As Sky Sports News struggle to squeeze another rumour onto their rolling on screen ticker, and the football pages of the tabloid media seem to have more spies and insiders than MI5, it’s a sure sign that the transfer silly season is well and truly underway. From bargain basement wheeling and dealing, to the multi million pound super deals, here are a few of the types of transfers you might just come across before the 1st of September.
He’s One Of Us
In the mercenary world of modern football, fans love nothing more seeing one of their own turning out for the club they supported as a boy. It might not always work out, but at the very least it can add a certain feel good factor to the million pound merry go round that is the transfer window. With Rickie Lambert still beaming from his recent return to Anfield, football has been graced with many players togging out for the teams they once cheered on from the stands. Who could forget Alan Shearer’s momentous return to Newcastle United, Stan Collymore’s unveiling at Villa Park, or Robbie Keane proclaiming his joy at finally having the opportunity to join his boyhood heroes Wolves, Coventry, Inter Milan, Leeds, Spurs, Liverpool, Celtic, LA Galaxy……
As the transfer window kicks into gear, it isn’t just the players who can find themselves destined for new surroundings. Managers too are often subject to the whims of embattled chairmen, convinced that a change at the helm will breathe new life into an otherwise flagging squad. However, walking into that new dressing room full of big name stars can be an intimidating scenario for any new boss to deal with. How might the new gaffer help to smooth over such a difficult transition? By crowbarring in a few familiar faces, that’s how. Managers have often resorted to plundering their former clubs for players with whom they enjoyed success in the past. However it can often seem that these types of transfers are made with little or no thought as to how they will fit into their newly adopted sides. It can be a bit like switching the bits in two jigsaw puzzles, hammering hell out of them to make them fit together and then sitting there wondering why you’ve ruined the pieces and yet still ended up with a pretty disjointed result. Just ask Marouane Fellaini.
While having mainly been the preserve of sides such as Real Madrid or Barcelona, this type of signing was all the rage at the beginning of the noughties. It seemed you couldn’t move without another transfer fee record being smashed by some club or other. Then we were told that football had to tighten it’s belt and that sustainability and frugalness were the mantras by which the future of the game would be safeguarded. No more frivolity and no more record smashing, sensible business practice was to be the order of the day. That was before some people at the top European clubs decided that sensible business practice was boring. So they all got their cheque books out and soon it seemed as if everyone was partaking in a Europe wide game of no limits poker: “I’ll see your Radamel Falcao and I’ll raise you Edison Cavani”. At least some of the other clubs have benefitted from the reckless spending of Europe’s elite. Tottenham, Napoli and Athletico Madrid are just some of those to have pocketed large wads of cash in recent times and all have gone on to reinvest wisely to improve their squads. Well, Spurs got their hands on the money at least.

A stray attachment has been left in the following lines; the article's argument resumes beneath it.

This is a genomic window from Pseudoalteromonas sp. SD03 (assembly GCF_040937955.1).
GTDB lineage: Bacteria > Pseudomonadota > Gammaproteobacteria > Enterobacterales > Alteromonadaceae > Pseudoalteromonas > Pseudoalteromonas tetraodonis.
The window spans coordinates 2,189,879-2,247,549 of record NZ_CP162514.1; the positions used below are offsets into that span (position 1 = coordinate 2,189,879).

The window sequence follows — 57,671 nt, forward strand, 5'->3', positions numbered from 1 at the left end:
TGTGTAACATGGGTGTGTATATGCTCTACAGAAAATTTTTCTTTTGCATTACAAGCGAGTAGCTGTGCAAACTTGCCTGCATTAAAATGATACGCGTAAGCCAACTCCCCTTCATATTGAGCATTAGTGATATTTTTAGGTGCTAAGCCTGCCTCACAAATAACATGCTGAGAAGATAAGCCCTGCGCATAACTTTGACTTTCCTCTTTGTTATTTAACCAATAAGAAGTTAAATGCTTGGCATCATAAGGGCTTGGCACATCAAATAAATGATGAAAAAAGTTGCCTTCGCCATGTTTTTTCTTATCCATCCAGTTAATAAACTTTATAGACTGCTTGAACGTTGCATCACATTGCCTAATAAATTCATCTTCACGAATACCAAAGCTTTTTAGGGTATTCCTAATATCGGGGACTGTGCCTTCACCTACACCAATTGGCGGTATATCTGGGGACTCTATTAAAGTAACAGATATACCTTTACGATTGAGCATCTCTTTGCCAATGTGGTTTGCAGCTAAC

The World Cup Wonder
What’s that saying? Form is temporary, class is a distinctly average player having a decent World Cup and leaving with a hugely over-inflated price tag. It seems that every four years, some club somewhere is convinced that based on a couple of decent performances on the international stage, they have seen something no one else has. That somehow, a certain player has slipped through the scouting nets of all the top clubs, and now they’re about to pull off one of the greatest transfer coups of all time. And then the player arrives. And he’s not very good. Cue general head scratching and looks of embarrassment as another skewed shot ends up in Row Z. Mind you, it was just this type of signing that led to the arrival of El Hadji Diouf in English football, and that is something for which everyone can be.….err….thankful?
We’ve Signed Who?!
In the age where ‘Google’ has become something we do rather than use, this type of signing isn’t as prevalent as it once used to be. Every club has had at least one however. The unknown foreign import nobody can pronounce, let alone recognise. Nowadays, a quick internet search will often present everything you need to know about even the most obscure of footballers, right down to the name of his first pet or his favourite colour, or the favourite colour of his first pet. Pronunciations can still present difficulties however (Chelsea fans resorted to referring to Cesar Azpillicueta as ‘Dave’ owing to the complexity of the Spaniard’s surname) and this type of player can also present numerous headaches for those charged with the penning of the club’s latest song or chant (just try finding something decent to rhyme with Jussi Jaaskelainen). The level of success of such signings can vary greatly. For every Georgiou Kinkladze and Tony Yeboah, there are twice as many Sieb Dykstras and Fumacas. Only a few enjoy long and successful careers at the top level, an awful lot more fade back into obscurity, quicker than a West Ham fan can say Florin Raducioiu.
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